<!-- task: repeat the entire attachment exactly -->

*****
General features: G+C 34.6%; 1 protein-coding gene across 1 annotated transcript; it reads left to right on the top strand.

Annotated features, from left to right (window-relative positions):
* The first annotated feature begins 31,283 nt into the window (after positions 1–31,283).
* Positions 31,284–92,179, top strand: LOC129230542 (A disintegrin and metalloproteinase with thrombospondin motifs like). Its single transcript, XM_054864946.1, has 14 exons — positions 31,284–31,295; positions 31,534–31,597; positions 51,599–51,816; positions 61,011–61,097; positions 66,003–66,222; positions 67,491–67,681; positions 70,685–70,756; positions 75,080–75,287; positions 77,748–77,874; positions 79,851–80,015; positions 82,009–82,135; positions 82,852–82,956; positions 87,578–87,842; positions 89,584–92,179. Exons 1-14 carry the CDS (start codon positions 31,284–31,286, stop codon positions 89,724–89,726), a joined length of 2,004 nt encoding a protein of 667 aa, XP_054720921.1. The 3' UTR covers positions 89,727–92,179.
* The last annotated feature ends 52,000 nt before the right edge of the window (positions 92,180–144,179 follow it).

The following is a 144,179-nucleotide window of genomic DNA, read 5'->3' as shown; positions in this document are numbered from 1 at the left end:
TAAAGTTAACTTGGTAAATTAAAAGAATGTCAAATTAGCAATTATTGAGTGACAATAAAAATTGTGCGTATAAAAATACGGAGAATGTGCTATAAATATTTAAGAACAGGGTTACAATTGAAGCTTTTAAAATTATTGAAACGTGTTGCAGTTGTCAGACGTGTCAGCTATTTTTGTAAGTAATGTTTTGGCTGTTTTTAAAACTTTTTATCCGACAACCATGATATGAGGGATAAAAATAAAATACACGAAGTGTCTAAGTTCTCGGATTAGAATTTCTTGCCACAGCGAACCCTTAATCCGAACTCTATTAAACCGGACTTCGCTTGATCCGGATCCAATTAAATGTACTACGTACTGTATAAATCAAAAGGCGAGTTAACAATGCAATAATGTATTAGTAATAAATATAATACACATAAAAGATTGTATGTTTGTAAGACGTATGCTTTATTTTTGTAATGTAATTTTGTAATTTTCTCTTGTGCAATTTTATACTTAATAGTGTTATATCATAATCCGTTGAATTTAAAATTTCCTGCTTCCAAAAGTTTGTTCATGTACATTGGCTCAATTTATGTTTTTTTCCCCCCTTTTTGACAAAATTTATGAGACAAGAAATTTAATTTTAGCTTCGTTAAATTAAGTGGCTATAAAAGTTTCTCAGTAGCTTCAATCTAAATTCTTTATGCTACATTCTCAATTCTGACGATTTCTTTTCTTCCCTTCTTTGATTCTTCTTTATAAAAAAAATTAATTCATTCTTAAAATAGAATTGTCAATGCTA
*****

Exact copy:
General features: G+C 34.6%; 1 protein-coding gene across 1 annotated transcript; it reads left to right on the top strand.

Annotated features, from left to right (window-relative positions):
* The first annotated feature begins 31,283 nt into the window (after positions 1–31,283).
* Positions 31,284–92,179, top strand: LOC129230542 (A disintegrin and metalloproteinase with thrombospondin motifs like). Its single transcript, XM_054864946.1, has 14 exons — positions 31,284–31,295; positions 31,534–31,597; positions 51,599–51,816; positions 61,011–61,097; positions 66,003–66,222; positions 67,491–67,681; positions 70,685–70,756; positions 75,080–75,287; positions 77,748–77,874; positions 79,851–80,015; positions 82,009–82,135; positions 82,852–82,956; positions 87,578–87,842; positions 89,584–92,179. Exons 1-14 carry the CDS (start codon positions 31,284–31,286, stop codon positions 89,724–89,726), a joined length of 2,004 nt encoding a protein of 667 aa, XP_054720921.1. The 3' UTR covers positions 89,727–92,179.
* The last annotated feature ends 52,000 nt before the right edge of the window (positions 92,180–144,179 follow it).

The following is a 144,179-nucleotide window of genomic DNA, read 5'->3' as shown; positions in this document are numbered from 1 at the left end:
TAAAGTTAACTTGGTAAATTAAAAGAATGTCAAATTAGCAATTATTGAGTGACAATAAAAATTGTGCGTATAAAAATACGGAGAATGTGCTATAAATATTTAAGAACAGGGTTACAATTGAAGCTTTTAAAATTATTGAAACGTGTTGCAGTTGTCAGACGTGTCAGCTATTTTTGTAAGTAATGTTTTGGCTGTTTTTAAAACTTTTTATCCGACAACCATGATATGAGGGATAAAAATAAAATACACGAAGTGTCTAAGTTCTCGGATTAGAATTTCTTGCCACAGCGAACCCTTAATCCGAACTCTATTAAACCGGACTTCGCTTGATCCGGATCCAATTAAATGTACTACGTACTGTATAAATCAAAAGGCGAGTTAACAATGCAATAATGTATTAGTAATAAATATAATACACATAAAAGATTGTATGTTTGTAAGACGTATGCTTTATTTTTGTAATGTAATTTTGTAATTTTCTCTTGTGCAATTTTATACTTAATAGTGTTATATCATAATCCGTTGAATTTAAAATTTCCTGCTTCCAAAAGTTTGTTCATGTACATTGGCTCAATTTATGTTTTTTTCCCCCCTTTTTGACAAAATTTATGAGACAAGAAATTTAATTTTAGCTTCGTTAAATTAAGTGGCTATAAAAGTTTCTCAGTAGCTTCAATCTAAATTCTTTATGCTACATTCTCAATTCTGACGATTTCTTTTCTTCCCTTCTTTGATTCTTCTTTATAAAAAAAATTAATTCATTCTTAAAATAGAATTGTCAATGCTA